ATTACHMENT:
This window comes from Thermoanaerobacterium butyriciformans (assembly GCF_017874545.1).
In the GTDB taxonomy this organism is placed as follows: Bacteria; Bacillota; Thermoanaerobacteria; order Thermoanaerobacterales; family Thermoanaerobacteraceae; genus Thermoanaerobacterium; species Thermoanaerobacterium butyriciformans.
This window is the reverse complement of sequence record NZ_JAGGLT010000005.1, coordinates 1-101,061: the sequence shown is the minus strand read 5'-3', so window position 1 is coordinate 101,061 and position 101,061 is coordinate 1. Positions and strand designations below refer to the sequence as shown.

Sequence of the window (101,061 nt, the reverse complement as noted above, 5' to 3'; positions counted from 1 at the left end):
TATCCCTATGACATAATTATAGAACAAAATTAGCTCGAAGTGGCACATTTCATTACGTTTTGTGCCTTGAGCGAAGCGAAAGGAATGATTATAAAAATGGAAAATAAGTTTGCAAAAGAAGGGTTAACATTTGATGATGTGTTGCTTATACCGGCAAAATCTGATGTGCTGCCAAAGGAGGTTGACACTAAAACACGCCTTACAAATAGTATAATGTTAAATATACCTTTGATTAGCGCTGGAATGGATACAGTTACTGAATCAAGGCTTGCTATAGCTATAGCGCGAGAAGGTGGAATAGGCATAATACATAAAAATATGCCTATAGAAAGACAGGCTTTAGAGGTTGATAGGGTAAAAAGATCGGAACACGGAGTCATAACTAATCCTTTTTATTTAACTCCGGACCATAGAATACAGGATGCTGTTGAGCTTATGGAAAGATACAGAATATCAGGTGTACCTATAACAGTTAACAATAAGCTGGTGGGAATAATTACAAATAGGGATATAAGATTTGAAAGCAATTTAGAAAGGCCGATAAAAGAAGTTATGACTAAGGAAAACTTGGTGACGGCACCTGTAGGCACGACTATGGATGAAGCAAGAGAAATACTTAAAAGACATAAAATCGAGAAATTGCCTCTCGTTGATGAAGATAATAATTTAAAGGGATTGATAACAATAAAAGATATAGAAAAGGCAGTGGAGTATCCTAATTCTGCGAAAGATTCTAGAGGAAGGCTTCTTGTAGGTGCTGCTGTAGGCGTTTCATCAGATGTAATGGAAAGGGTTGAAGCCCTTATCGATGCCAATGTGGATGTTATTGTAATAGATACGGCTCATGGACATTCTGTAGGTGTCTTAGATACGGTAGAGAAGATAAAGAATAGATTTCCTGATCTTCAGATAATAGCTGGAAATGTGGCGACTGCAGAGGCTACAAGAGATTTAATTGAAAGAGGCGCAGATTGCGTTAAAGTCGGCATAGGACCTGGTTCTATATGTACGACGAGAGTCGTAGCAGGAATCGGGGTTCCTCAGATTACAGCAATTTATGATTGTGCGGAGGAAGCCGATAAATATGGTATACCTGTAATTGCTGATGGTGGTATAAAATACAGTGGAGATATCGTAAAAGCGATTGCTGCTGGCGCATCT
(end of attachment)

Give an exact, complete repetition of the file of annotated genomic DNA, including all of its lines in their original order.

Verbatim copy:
This window comes from Thermoanaerobacterium butyriciformans (assembly GCF_017874545.1).
In the GTDB taxonomy this organism is placed as follows: Bacteria; Bacillota; Thermoanaerobacteria; order Thermoanaerobacterales; family Thermoanaerobacteraceae; genus Thermoanaerobacterium; species Thermoanaerobacterium butyriciformans.
This window is the reverse complement of sequence record NZ_JAGGLT010000005.1, coordinates 1-101,061: the sequence shown is the minus strand read 5'-3', so window position 1 is coordinate 101,061 and position 101,061 is coordinate 1. Positions and strand designations below refer to the sequence as shown.

Sequence of the window (101,061 nt, the reverse complement as noted above, 5' to 3'; positions counted from 1 at the left end):
TATCCCTATGACATAATTATAGAACAAAATTAGCTCGAAGTGGCACATTTCATTACGTTTTGTGCCTTGAGCGAAGCGAAAGGAATGATTATAAAAATGGAAAATAAGTTTGCAAAAGAAGGGTTAACATTTGATGATGTGTTGCTTATACCGGCAAAATCTGATGTGCTGCCAAAGGAGGTTGACACTAAAACACGCCTTACAAATAGTATAATGTTAAATATACCTTTGATTAGCGCTGGAATGGATACAGTTACTGAATCAAGGCTTGCTATAGCTATAGCGCGAGAAGGTGGAATAGGCATAATACATAAAAATATGCCTATAGAAAGACAGGCTTTAGAGGTTGATAGGGTAAAAAGATCGGAACACGGAGTCATAACTAATCCTTTTTATTTAACTCCGGACCATAGAATACAGGATGCTGTTGAGCTTATGGAAAGATACAGAATATCAGGTGTACCTATAACAGTTAACAATAAGCTGGTGGGAATAATTACAAATAGGGATATAAGATTTGAAAGCAATTTAGAAAGGCCGATAAAAGAAGTTATGACTAAGGAAAACTTGGTGACGGCACCTGTAGGCACGACTATGGATGAAGCAAGAGAAATACTTAAAAGACATAAAATCGAGAAATTGCCTCTCGTTGATGAAGATAATAATTTAAAGGGATTGATAACAATAAAAGATATAGAAAAGGCAGTGGAGTATCCTAATTCTGCGAAAGATTCTAGAGGAAGGCTTCTTGTAGGTGCTGCTGTAGGCGTTTCATCAGATGTAATGGAAAGGGTTGAAGCCCTTATCGATGCCAATGTGGATGTTATTGTAATAGATACGGCTCATGGACATTCTGTAGGTGTCTTAGATACGGTAGAGAAGATAAAGAATAGATTTCCTGATCTTCAGATAATAGCTGGAAATGTGGCGACTGCAGAGGCTACAAGAGATTTAATTGAAAGAGGCGCAGATTGCGTTAAAGTCGGCATAGGACCTGGTTCTATATGTACGACGAGAGTCGTAGCAGGAATCGGGGTTCCTCAGATTACAGCAATTTATGATTGTGCGGAGGAAGCCGATAAATATGGTATACCTGTAATTGCTGATGGTGGTATAAAATACAGTGGAGATATCGTAAAAGCGATTGCTGCTGGCGCATCT